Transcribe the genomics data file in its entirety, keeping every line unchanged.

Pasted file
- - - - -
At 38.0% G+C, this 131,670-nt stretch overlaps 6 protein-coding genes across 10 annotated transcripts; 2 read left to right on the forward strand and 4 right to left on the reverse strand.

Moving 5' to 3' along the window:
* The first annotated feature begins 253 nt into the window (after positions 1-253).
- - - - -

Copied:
At 38.0% G+C, this 131,670-nt stretch overlaps 6 protein-coding genes across 10 annotated transcripts; 2 read left to right on the forward strand and 4 right to left on the reverse strand.

Moving 5' to 3' along the window:
* The first annotated feature begins 253 nt into the window (after positions 1-253).